Carmel Ash, Deouell’s Lab
My name is Carmel. I joined ELSC in 2014 after earning a bachelor’s degree in physics and philosophy from the Hebrew University of Jerusalem, and I am a mother of two. When I am not running experiments, analyzing data or reading literature, I mainly travel, hike and play with my family!
My research is titled “Looking without Seeing”: I study visual perception using co-registration of EEG and eye-tracking systems to identify the neural correlates of aware versus unaware processing, and examine the interaction between gaze control, spatial attention and visual awareness under free viewing conditions.
Adi Doron, Goshen’s Lab
My name is Adi Doron. I joined ELSC in 2015 after completing my bachelor’s studies in cognitive science and psychology at the Hebrew University. Following the courses in ELSC, I realized that I am very interested in the biological underpinnings of behavior.
Nowadays I am a Ph.D. student in the Goshen lab. In the lab we study astrocytes, which are star-shaped cells found in the brain that were traditionally thought to serve solely supportive roles, and therefore were mostly ignored. Nevertheless, recent studies have revealed many surprising roles for these cells in modulating neuronal activity and even behavior. In my research, I study the real-time activity of astrocytes during spatial tasks, using 2-photon calcium imaging of the hippocampus of mice running in a virtual environment.
Arthur Berrou, Nelken’s Lab
I started an M.D.-Ph.D. training program in France in 2015 and joined ELSC in 2017 to complete a Ph.D. in computational neuroscience. I enjoy Jerusalem and its stones, its light, its voices and its music, from Gregorian chants to Hasidic techno.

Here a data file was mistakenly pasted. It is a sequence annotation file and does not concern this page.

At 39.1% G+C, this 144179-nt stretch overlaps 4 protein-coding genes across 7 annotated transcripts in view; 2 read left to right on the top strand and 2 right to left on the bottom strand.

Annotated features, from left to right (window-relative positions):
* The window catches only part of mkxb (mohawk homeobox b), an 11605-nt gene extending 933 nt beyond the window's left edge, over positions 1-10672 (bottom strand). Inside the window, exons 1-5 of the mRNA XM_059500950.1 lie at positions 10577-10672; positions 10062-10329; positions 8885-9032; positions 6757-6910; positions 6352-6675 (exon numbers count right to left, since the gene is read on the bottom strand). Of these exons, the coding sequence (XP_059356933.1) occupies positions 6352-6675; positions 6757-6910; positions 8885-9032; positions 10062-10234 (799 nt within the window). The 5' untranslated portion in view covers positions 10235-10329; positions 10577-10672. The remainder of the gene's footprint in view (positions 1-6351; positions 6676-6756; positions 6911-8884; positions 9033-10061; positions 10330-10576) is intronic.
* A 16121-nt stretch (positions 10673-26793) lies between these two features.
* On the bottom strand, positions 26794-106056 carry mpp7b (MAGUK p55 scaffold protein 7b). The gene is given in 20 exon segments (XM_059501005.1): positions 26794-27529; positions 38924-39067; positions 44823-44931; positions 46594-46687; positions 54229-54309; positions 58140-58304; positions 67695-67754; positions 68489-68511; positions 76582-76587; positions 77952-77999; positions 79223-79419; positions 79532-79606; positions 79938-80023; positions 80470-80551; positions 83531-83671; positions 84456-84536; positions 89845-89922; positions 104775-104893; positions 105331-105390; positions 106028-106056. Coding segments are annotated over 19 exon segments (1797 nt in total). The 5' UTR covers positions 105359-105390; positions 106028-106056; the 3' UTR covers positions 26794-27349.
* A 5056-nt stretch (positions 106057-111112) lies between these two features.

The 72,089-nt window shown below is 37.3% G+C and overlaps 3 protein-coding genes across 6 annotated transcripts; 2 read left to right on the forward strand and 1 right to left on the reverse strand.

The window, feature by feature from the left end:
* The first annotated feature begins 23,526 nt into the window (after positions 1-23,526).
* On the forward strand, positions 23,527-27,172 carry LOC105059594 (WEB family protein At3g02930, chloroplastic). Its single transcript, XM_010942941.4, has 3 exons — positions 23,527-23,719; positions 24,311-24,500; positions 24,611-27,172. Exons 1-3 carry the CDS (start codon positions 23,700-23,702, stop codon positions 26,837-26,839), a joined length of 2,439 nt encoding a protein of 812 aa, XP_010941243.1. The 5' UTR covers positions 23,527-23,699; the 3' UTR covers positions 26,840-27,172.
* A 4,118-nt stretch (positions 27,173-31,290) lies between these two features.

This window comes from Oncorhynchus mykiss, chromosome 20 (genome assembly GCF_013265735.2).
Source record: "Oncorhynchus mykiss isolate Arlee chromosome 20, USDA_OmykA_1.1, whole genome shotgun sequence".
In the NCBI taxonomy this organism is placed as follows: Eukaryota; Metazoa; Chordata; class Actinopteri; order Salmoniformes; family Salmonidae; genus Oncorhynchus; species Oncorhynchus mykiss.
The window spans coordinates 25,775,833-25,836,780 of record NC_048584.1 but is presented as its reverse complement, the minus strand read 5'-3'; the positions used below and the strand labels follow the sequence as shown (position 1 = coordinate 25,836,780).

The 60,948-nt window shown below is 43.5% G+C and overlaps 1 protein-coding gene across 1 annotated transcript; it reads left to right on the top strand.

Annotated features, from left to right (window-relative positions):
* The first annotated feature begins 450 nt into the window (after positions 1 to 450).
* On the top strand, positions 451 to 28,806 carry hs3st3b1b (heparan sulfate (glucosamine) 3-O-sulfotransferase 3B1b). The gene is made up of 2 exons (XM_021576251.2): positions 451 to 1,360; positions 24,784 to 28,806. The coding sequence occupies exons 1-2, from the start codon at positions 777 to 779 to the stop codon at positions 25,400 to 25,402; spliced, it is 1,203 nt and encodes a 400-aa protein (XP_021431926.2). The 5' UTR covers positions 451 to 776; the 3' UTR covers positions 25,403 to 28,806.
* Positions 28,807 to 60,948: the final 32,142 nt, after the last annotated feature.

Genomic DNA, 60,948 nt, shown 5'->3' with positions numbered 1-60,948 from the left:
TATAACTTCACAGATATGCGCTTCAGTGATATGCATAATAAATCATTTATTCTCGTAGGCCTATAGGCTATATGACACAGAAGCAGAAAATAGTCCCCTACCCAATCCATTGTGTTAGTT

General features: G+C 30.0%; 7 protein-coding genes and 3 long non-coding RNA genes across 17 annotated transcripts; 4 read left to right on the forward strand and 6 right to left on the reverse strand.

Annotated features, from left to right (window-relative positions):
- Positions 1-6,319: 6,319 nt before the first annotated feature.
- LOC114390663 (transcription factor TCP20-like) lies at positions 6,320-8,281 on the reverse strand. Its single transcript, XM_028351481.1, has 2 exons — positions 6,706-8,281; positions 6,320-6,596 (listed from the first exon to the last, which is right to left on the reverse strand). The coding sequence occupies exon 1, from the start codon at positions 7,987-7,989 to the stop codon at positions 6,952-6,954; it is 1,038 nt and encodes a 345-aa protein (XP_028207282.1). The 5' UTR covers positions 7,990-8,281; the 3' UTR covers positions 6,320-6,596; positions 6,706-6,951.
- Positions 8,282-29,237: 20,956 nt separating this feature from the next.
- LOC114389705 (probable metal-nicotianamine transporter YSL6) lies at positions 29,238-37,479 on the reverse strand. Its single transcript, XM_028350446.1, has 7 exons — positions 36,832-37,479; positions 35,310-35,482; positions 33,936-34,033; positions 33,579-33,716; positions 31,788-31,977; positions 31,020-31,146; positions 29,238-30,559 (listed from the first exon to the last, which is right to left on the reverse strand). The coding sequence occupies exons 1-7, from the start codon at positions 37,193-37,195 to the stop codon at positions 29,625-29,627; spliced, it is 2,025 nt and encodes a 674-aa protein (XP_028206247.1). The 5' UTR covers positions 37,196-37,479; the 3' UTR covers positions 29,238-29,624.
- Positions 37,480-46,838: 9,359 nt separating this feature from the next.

I study network mechanisms of frequency selectivity in the primary auditory cortex of rodents, under the supervision of Prof. Israel Nelken and Dr. David Hansel, using both numerical and analytical tools. Specifically, I compare experimental data from Nelken’s lab with simulations run on a large-scale spiking neural network comprising various populations of excitatory and inhibitory neurons.
I-An Tan, Grodzinsky’s Lab
I’m a Ph.D. student at ELSC at the Hebrew University of Jerusalem in Prof. Yosef Grodzinsky’s Neurolinguistics Lab. I have long been fascinated by the intricacies and richness of natural languages. After graduating from National Taiwan University in Engineering and Finance, I proceeded to earn an M.A. in formal linguistics from National Tsing Hua University in Taiwan.
My current work focuses on how the human brain processes negation and negative expressions – an area of perennial interest in philosophy, linguistics, logic and cognitive neuroscience. I am also involved in a computational project, which aims to help stroke victims by developing a self-operated language testing and rehabilitation device. In my free time, I enjoy swimming and playing the Chinese zither.